There is no truth in the suggestion that Long John Silver’s charts were faulty.

Doubloons all bore the image of the Hispaniola. Initially made from metal, they were later replaced with plastic versions. However, in spite of small changes to the Treasure Island trips, the attraction managed to survive virtually unchanged for multiple decades, often enjoyed by several generations of the same family.

Hispaniola

Above: The Hispaniola (source)

During the twentieth century, Scarborough Mere was a popular park with a cafe, rowing boats and canoes. Water sports still take place there today, and the shores are frequently lined with fishing enthusiasts. However, today’s Mere is an altogether quieter place without its boats, scores of excited children, and, of course, pirates.

Scarborough Mere

Above: Old postcard depicting boats on the Mere (source)

Below: The Mere today (author’s personal collection)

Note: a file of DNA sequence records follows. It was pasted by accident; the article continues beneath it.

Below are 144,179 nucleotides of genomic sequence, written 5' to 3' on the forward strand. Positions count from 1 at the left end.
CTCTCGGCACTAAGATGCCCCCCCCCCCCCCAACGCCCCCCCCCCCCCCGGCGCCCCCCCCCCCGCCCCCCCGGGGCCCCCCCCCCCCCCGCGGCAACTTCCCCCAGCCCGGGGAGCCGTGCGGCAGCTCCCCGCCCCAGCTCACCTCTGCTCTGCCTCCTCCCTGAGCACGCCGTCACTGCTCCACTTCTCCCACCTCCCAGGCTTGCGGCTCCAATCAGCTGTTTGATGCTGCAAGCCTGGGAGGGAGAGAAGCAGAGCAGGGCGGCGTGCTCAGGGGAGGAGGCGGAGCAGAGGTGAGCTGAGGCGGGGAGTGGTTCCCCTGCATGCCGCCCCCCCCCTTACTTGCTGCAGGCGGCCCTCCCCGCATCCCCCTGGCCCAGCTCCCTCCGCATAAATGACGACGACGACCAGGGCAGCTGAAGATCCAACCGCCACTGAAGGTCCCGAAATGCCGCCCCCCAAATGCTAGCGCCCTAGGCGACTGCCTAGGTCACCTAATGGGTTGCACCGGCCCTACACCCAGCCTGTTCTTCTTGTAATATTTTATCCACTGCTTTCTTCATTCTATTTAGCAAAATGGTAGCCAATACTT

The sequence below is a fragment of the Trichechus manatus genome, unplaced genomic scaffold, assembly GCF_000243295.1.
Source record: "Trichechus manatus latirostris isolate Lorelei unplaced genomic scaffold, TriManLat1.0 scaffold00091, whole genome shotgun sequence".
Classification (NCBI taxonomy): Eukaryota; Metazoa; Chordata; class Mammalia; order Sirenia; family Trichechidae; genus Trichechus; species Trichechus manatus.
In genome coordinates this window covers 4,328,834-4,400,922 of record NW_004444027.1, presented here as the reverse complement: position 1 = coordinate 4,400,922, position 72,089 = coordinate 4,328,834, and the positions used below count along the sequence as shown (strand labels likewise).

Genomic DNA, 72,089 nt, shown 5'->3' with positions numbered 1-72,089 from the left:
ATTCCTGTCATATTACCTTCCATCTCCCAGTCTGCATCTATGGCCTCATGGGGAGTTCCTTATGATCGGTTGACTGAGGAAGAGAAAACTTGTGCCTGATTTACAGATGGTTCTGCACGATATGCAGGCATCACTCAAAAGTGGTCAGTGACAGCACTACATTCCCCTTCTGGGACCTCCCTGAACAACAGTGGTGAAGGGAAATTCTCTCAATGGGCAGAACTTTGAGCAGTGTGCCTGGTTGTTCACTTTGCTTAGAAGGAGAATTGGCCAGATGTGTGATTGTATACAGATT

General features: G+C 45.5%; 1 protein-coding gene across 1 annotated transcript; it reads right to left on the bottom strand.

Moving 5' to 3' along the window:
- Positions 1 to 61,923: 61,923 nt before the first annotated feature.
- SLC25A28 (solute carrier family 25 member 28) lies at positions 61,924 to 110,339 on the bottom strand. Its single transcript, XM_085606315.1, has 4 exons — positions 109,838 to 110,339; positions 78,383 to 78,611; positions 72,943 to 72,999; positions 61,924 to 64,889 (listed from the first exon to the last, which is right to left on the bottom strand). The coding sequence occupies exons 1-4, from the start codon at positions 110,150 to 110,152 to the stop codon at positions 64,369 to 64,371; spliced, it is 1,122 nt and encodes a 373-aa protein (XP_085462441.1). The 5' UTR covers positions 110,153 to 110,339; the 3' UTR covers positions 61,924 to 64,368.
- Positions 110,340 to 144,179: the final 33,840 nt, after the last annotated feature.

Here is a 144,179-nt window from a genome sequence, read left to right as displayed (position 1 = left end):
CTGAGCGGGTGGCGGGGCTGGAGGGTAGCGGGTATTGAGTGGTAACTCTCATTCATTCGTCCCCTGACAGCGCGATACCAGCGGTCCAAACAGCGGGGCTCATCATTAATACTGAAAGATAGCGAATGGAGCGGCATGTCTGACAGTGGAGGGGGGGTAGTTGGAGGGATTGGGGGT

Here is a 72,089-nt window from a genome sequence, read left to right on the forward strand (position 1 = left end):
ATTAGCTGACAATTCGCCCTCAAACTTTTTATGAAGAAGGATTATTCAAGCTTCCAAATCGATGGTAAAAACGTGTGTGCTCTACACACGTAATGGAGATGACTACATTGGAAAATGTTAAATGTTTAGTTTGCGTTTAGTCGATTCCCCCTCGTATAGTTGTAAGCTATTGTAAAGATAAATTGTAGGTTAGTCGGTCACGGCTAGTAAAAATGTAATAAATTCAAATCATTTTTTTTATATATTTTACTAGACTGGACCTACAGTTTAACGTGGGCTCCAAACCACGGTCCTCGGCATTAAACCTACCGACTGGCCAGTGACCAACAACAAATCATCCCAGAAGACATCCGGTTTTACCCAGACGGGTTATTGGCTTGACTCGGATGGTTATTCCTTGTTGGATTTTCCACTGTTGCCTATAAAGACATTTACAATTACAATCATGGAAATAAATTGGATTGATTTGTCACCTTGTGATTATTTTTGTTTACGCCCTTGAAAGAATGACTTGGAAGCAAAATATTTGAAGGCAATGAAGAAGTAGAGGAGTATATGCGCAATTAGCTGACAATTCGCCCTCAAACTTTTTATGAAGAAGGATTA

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From 1993 the Hispaniola stopped sailing on the Mere, to the uproar of former passengers; young and old. A number of reasons were given for ending this popular council-run tradition – loss of money, unfavourable sailing conditions (due to an excess of weeds and silt on the bed of the Mere) and the boat’s engine problems. Others suggested that the closure was part of longer term proposals to redevelop the area as a country park, with a focus upon nature, fishing and quieter endeavors.

As for the Hispaniola, after spending a long period beached near the North Bay Bathing Pool, she eventually sailed again, making trips for tourists along the South Bay.

Hispaniola

Above: The Hispaniola, moored at Scarborough Harbour (source)

As with the brief histories of the other attractions compiled here, this account is based on limited sources – mainly Scarborough News and memories posted on obscure forums.

Please comment below to share memories, corrections and any other information about the Hispaniola.